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Re: manged money positioning


I do find that my gut decision is better over the years.

Today the grains crashed. Seasonal trend is downward into the end of Sep grain reports. Traders taking profit before the report.

Also this year the Managed Money (specs) are very heavy on the long side. 94% long positions in Corn. 97% long in S. So when the longs start bailing it will be a big drop.

I knew when the US drought became as strong as it was that the futures would be extremely volatile. I had sold July grain puts and then decided that things were too volatile to do any thing else in grains the rest of the summer. That's the experience talking.



Ron,
How do you know where the big managed money is positioned?

Thanks, and I have been enjoying the dialog!

psears

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Old December 10th, 2012, 12:04 AM   #334 (permalink)
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Seasonal trading?

Hi Everyone,

New to the board and have been enjoying the conversation!

I have a question that has always intrigued me regarding trading regularily occurring seasonal dips and rallies. I have read many "infomercial" type trading systems over the years promoting how to trade commodity futures based on the predictable seasonal patterns that their charts tend to show.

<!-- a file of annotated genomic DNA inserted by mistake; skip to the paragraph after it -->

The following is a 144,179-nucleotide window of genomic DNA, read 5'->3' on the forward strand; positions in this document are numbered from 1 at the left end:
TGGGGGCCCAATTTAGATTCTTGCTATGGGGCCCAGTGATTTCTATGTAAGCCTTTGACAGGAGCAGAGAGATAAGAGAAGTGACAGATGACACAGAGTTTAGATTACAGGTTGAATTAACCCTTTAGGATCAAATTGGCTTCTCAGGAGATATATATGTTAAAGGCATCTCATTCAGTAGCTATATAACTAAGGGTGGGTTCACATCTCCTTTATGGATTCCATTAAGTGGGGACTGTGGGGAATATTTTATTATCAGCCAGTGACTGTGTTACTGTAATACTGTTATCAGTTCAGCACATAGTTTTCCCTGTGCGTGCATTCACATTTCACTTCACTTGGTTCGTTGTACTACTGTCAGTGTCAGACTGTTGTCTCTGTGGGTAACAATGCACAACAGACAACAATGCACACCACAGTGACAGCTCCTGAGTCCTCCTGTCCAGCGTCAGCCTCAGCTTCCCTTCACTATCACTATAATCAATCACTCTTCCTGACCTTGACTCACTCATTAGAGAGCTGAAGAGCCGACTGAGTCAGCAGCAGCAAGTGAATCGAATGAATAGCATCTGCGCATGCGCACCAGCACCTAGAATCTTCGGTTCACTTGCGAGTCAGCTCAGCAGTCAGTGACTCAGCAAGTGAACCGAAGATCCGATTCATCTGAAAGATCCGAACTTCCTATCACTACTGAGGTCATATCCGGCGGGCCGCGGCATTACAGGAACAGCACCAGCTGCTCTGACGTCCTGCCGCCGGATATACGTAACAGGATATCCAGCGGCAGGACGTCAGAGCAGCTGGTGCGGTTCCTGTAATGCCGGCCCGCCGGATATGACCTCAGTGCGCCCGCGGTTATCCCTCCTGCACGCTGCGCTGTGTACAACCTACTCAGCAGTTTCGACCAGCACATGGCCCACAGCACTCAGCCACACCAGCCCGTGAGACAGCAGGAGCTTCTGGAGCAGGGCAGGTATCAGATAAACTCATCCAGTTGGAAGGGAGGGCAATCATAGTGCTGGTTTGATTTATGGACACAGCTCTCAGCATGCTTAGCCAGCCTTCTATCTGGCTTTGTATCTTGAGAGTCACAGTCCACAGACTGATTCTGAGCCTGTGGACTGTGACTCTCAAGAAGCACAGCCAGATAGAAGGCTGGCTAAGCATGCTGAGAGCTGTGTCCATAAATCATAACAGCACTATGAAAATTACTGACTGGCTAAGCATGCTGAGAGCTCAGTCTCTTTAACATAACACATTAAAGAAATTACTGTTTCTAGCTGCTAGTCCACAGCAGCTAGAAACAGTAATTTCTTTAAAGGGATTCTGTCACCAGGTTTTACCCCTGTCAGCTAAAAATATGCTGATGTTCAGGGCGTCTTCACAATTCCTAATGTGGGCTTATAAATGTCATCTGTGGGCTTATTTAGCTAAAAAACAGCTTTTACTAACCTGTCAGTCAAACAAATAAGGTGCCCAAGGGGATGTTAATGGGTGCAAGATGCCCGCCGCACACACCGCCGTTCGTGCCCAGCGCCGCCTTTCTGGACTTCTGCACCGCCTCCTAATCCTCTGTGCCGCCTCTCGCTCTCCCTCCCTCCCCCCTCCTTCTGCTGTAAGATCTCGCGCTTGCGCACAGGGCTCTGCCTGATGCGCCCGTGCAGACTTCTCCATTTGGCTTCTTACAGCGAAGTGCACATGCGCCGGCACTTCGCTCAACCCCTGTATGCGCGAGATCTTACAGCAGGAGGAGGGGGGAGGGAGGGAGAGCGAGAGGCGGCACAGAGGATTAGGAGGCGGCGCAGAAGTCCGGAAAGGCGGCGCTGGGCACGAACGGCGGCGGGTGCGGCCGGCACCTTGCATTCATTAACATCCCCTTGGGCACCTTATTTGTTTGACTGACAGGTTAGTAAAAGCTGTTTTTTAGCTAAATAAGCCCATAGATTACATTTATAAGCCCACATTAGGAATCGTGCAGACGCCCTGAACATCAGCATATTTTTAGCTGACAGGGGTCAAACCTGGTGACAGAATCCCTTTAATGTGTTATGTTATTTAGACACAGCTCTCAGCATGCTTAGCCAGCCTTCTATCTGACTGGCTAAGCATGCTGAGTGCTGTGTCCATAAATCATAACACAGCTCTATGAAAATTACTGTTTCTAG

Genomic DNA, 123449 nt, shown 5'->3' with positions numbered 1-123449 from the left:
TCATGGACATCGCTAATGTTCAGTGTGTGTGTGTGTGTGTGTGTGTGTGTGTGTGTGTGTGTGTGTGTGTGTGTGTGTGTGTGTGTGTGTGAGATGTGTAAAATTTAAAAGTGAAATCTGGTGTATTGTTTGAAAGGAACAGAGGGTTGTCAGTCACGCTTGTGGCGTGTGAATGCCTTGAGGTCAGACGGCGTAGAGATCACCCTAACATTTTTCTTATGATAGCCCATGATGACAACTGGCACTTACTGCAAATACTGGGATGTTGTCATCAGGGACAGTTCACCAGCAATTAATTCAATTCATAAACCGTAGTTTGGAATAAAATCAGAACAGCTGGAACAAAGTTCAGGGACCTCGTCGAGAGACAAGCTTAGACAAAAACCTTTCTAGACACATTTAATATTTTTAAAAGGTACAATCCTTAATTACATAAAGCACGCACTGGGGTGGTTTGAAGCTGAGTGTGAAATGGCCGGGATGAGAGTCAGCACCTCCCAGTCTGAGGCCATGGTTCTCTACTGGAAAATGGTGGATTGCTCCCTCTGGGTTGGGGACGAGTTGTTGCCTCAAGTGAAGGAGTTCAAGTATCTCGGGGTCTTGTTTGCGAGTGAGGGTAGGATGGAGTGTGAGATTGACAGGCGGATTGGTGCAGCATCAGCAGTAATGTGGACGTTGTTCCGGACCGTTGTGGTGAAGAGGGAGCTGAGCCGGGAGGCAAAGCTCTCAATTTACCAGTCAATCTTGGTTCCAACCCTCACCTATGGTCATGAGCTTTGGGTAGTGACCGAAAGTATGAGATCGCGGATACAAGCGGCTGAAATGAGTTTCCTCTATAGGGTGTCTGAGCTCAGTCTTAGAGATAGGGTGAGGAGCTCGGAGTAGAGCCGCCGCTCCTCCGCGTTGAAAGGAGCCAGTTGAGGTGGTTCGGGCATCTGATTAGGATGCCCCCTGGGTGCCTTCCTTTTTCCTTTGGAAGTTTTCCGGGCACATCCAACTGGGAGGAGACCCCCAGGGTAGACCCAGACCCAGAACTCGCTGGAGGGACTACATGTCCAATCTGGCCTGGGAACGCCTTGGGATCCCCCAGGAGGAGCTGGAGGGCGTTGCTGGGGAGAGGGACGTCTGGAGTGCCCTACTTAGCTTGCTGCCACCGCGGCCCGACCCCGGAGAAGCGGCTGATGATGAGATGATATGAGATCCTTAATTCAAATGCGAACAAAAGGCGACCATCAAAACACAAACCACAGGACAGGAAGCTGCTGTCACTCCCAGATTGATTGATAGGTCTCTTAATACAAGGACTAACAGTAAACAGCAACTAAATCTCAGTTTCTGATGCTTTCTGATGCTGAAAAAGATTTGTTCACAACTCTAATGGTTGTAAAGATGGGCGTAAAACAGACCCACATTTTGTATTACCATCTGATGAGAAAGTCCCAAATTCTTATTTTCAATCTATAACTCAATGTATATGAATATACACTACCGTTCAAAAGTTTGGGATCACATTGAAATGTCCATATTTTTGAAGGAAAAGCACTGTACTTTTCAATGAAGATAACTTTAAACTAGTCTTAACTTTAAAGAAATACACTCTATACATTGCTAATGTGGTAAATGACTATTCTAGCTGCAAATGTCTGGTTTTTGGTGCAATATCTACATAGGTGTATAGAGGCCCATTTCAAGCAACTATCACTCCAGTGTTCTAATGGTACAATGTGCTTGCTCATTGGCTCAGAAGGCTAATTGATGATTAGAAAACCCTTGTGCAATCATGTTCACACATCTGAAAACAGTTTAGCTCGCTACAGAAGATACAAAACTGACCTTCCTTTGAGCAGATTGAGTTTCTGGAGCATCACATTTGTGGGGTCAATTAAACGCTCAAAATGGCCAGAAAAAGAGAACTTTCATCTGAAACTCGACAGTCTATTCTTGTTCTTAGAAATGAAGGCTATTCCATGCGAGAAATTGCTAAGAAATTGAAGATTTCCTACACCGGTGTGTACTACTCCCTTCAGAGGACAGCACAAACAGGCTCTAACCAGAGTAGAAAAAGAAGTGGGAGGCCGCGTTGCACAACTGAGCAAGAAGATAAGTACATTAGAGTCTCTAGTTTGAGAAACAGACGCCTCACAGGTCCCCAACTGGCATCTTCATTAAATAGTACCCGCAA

My question is this: Since everyone can see these same charts and seasonal patterns, how is it posible to trade profitably using these dips and peaks? Since everybody knows about these in advance, shouldn't this patterns already be priced into the futures?

Trading based on seasonals seems too easy...

I'm I wrong here?

psears

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Old December 10th, 2012, 03:58 AM   #335 (permalink)
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Futures Edge on FIO

psears View Post
Hi Everyone,

New to the board and have been enjoying the conversation!

I have a question that has always intrigued me regarding trading regularily occurring seasonal dips and rallies. I have read many "infomercial" type trading systems over the years promoting how to trade commodity futures based on the predictable seasonal patterns that their charts tend to show.